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Do VMs Still Matter in the Cloud?

Virtual Machines encompass “virtual hardware” and very real operating systems

By John Considine

There’s a long running debate about the true role of Virtual Machines (VMs) in cloud computing.  In talking with CTOs at the large vendors as well as the “Clouderati” over the last two years, there seems to be the desire to eliminate the VM from cloud computing.  A colleague of mine, Simeon Simeonov, wrote a blog a couple of weeks ago that made the case for eliminating the VM.  While the argument is appealing, and there is growing support for the idea, I’d like to argue that there are compelling reasons to keep the Virtual Machine as the core of cloud computing.

Virtual Machines encompass “virtual hardware” and very real operating systems.  VMs drive the economics and flexibility of the cloud by allowing complete servers to be created on-demand and in many cases share the same physical hardware.  The virtual machines provide a complete environment for applications to run – just like they would on their own individual server, including both the hardware and operating system.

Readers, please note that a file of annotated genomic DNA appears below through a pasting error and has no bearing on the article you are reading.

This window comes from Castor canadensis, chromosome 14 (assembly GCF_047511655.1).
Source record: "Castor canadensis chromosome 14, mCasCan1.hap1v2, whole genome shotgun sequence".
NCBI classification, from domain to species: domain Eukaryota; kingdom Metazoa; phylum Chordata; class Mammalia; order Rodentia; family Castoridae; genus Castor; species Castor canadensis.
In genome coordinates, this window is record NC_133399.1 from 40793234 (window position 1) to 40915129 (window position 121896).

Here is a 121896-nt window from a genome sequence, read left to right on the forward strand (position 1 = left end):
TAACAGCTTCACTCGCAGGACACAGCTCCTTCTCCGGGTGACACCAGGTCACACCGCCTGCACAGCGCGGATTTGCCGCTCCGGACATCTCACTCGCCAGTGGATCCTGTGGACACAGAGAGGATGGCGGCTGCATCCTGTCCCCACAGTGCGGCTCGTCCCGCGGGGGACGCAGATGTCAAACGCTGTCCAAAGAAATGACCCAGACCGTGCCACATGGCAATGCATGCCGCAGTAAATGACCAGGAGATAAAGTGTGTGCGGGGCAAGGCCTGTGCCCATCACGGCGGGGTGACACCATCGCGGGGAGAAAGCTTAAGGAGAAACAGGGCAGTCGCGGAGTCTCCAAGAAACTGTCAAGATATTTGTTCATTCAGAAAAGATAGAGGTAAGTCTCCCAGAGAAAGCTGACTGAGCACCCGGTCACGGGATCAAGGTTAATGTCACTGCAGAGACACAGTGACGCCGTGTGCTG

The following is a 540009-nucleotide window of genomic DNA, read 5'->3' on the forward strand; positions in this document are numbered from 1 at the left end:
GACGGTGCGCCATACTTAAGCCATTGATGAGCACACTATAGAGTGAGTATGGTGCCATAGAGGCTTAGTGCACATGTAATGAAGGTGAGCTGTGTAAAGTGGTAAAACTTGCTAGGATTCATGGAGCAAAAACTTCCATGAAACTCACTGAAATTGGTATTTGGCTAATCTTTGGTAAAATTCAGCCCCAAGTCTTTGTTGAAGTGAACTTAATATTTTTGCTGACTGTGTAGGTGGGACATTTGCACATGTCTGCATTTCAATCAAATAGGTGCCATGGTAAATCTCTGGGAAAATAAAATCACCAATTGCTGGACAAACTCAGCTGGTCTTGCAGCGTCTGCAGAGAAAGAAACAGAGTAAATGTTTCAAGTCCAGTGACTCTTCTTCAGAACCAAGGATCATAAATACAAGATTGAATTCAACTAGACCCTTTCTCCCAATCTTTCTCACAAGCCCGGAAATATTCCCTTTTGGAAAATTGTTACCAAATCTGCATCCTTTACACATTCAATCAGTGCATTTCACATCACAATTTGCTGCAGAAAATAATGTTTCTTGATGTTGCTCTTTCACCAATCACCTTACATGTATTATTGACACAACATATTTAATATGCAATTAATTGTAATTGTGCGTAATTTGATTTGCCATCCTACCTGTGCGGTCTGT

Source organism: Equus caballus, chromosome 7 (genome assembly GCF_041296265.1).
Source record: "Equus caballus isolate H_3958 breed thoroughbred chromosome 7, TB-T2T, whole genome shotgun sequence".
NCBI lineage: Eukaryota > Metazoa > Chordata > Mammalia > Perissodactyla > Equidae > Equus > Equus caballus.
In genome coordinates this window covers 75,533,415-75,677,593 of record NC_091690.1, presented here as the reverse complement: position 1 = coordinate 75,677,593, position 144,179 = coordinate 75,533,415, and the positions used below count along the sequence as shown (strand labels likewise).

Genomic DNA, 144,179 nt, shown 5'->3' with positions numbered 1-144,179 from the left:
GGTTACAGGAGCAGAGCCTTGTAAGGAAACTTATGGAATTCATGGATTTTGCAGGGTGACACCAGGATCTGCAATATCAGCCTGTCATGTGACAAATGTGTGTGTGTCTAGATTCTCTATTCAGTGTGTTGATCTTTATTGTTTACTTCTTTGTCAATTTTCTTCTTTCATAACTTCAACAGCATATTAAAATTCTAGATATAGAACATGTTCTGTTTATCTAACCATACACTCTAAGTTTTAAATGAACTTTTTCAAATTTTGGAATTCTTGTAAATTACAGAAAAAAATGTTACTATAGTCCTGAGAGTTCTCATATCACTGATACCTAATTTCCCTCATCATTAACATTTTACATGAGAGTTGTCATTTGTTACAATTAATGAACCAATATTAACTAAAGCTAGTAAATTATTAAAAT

Sim and other cloud evangelists would like to see applications developed independent of the underlying operating systems and hardware. Implied in this argument is that developers shouldn’t be constrained anymore by an “outdated” VM construct, but should design from scratch for the cloud and its horizontal scalability. This reminds me of early conversations I had when we were just starting CloudSwitch that went something like: “If you just design your applications to be stateless, fault tolerant, and horizontally scalable, then you can run them in the cloud.”  The message seemed to be that if you do all of the work to make your applications cloud-like, they will run great in the cloud.  The motivation is cost savings, flexibility, and almost infinite scalability, and the cost is redesigning everything around the limitations and architectures offered by the cloud providers.

But why should we require everyone to adapt to the cloud instead of adapting the cloud to the users?  Amazon’s EC2 was the very first “public cloud” and it was designed with some really strange attributes that were driven from a combination of technology choices and a web-centric view of the world.  We ended up with notions of “ephemeral storage” and effectively random IP address assignment as well as being told that the servers can and will fail without notice or remediation.  These properties would never work in an enterprise datacenter; I can’t imagine anyone proposing them, much less a company implementing them.

But somehow, and this is what disruption is really about, it was OK for Amazon to offer this because the users would adjust to the limitations.  The process began with customers selecting web based applications to be put in the cloud.  Then a number of startups formed to make this new computing environment easier to use; methods of communicating the changing addresses, ways to persist storage, methods of monitoring and restarting resources in the cloud, and much more.